Emily Urquhart builds her writing around the idea that folklore is a living tradition and an instructive tool.  

On Nov. 1, Kitchener Public Library hosted Urquhart for the book launch of her latest essay collection, Ordinary Wonder Tales. The collection includes personal stories on death and dying, pregnancy and prenatal genetics, cottagers and plagues.  

Urquhart’s writing is infused with her experiences from her time as a journalist and a student of creative writing, folklore and art history. She said her work doesn’t easily conform to any one genre.  

Instead, she refers to her style as creative nonfiction. Urquhart said folklore stories show different ways of living and working out our problems and dealing with our fears.  

“They have a closer sensibility to fiction than nonfiction, but that’s not what I’m doing necessarily. Folklore, in many ways, is synonymous with fiction. If someone says something to you, and you think, ‘oh come on, that’s folklore’—you’re telling them it’s fiction. But the study of folklore is really the study of truth,” Urquhart said.  

Urquhart said she likes it when her books are accidentally placed in the fiction section. The stories can seem magical, but she said they explore our decisions and the consequences of those decisions.   

“I was taking the stories of my life —that’s the ordinary part—and then I was looking at different aspects of folklore and what they might be able to tell me about the stories of my own life that I was telling,” Urquhart said.  

In the essay “The Plague Legends”, Urquhart tells a story that takes place during the beginning days of the COVID-19 pandemic. She said she remembers those days as a time when everyone was scared, trapped in their homes and constantly doom scrolling.   

Urquhart started to read legends about the Black Plague in the 1300s to entertain herself and noticed many similarities to the stories being formed with COVID-19. Many were stories about the plague’s origin and how to stay safe from it—the same type of stories that exploded during those early days in 2020.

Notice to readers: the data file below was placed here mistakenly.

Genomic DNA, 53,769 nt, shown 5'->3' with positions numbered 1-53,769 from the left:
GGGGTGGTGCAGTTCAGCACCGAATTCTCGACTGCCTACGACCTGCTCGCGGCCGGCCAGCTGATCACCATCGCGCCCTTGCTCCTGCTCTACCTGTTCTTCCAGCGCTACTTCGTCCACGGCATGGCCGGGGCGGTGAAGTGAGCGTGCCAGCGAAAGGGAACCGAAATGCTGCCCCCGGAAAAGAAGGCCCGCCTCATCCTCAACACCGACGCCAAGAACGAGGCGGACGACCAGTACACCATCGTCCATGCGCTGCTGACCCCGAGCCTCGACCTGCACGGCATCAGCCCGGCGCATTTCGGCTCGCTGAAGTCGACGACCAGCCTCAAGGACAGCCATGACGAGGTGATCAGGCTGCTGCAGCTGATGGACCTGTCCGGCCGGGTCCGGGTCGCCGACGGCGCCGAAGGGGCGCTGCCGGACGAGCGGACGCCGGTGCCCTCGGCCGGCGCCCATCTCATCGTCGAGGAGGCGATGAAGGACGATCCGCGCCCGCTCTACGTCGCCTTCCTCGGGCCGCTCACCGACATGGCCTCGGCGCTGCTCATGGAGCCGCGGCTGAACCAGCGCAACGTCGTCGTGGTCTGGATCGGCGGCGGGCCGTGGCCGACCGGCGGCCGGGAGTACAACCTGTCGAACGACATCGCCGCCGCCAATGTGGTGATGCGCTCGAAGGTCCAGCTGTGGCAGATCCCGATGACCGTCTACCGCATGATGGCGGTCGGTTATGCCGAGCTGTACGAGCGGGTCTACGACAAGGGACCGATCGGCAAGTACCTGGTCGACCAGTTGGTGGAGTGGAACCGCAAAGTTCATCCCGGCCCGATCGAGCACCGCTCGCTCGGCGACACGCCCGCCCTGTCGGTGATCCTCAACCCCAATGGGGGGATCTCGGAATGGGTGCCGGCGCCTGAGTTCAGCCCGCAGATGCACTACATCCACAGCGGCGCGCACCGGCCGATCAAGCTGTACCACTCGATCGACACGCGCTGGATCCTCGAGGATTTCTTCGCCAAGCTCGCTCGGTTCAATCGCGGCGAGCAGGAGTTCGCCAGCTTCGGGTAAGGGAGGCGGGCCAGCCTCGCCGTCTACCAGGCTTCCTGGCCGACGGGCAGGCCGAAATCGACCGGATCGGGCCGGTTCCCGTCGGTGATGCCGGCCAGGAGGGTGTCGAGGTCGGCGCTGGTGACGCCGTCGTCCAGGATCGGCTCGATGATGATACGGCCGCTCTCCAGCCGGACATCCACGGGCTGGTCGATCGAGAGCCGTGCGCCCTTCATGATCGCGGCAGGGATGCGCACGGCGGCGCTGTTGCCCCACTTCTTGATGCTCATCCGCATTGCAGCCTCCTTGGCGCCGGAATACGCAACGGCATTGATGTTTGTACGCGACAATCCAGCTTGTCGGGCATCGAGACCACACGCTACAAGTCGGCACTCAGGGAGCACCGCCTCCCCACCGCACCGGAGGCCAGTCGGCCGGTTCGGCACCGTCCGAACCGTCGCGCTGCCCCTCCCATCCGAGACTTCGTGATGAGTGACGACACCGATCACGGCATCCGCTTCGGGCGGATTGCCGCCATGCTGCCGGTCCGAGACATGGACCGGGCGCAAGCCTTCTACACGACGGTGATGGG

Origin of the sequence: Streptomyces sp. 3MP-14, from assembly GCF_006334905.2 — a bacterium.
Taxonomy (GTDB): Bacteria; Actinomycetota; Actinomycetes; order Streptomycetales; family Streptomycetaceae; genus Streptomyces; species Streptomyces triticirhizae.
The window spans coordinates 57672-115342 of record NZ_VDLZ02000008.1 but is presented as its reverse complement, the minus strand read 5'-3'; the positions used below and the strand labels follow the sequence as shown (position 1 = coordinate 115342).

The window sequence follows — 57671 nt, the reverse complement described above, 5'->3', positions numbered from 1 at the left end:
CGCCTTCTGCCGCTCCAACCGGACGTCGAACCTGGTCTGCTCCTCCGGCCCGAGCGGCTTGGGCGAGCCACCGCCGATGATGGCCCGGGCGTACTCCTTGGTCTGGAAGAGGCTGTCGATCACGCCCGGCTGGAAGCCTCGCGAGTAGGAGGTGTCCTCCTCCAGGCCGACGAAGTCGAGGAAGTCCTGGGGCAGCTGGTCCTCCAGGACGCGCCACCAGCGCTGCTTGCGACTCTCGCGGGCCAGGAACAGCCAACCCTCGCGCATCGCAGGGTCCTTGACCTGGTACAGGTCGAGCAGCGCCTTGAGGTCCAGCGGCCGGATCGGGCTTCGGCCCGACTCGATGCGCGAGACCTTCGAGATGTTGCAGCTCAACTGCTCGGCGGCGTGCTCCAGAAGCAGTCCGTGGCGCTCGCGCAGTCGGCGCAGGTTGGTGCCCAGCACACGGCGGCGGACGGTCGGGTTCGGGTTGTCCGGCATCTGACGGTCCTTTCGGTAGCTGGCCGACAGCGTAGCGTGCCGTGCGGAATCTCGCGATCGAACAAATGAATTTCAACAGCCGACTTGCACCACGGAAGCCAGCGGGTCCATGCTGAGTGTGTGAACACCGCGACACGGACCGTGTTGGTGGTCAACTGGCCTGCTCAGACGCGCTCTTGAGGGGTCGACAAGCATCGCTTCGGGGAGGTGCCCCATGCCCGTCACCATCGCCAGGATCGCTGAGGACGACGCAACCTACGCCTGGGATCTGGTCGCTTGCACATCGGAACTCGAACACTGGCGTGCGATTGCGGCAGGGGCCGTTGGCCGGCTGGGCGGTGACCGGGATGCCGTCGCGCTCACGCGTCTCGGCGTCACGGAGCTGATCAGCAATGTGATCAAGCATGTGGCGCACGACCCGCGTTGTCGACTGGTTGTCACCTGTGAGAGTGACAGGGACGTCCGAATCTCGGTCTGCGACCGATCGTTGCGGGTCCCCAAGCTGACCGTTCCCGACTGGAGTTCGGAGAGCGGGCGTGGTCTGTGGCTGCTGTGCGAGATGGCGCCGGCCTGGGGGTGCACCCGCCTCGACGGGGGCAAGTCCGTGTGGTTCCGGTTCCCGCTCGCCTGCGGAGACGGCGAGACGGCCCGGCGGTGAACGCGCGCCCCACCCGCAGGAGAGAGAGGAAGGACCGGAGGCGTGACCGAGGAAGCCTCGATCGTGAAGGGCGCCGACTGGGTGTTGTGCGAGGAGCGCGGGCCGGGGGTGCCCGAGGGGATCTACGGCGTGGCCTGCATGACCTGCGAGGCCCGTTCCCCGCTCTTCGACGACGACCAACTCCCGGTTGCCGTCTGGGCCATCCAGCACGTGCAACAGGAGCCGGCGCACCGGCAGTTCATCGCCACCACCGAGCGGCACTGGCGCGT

“They echoed what I was finding on the internet, but they were more helpful because the fact that these stories exist tell us that people did survive the Black Plague and they went on to tell the story. So there’s hope just inherent in the fact that these legends exist,” Urquhart said.  

In Ordinary Wonder Tales, Urquhart used folklore to explore things happening in her life and in the lives of those around her. The stories look at her experiences with the unknowns of pregnancy, dealing with a family member with dementia and the fears women deal with going through life.  

She said that people often think of their own stories as fixed history, but they are a living tradition like folklore. Urquhart added that we are changing our stories every time we retell them.  

“We always change little bits of the story even If we don’t intend to, because we’re using our own experience, which is a lot of what I do in my work,” Urquhart said.  

Urquhart studied journalism and art history and worked as a journalist before deciding to return to school to pursue a masters and eventually a doctorate degree.  

She graduated with her doctorate in folklore from Memorial University of Newfoundland in 2013 and her first book, Beyond the Pale: Folklore, Family, and the Mystery of Our Hidden Genes, was published in 2015.  

Beyond the Pale was recognized as a finalist for the BC National Award for Canadian Non-Fiction and a Globe and Mail Best Book of 2015.  

This January, Urquhart will be teaching a second-year course on genres of creative writing at the University of Waterloo (UW). She has previously taught creative nonfiction and said she is excited about branching out to teach poetry and short story writing.   

Teaching at UW is a kind of homecoming for Urquhart. Her father was a professor of fine arts at the university, and Urquhart said she spent a lot of time on campus and in classrooms.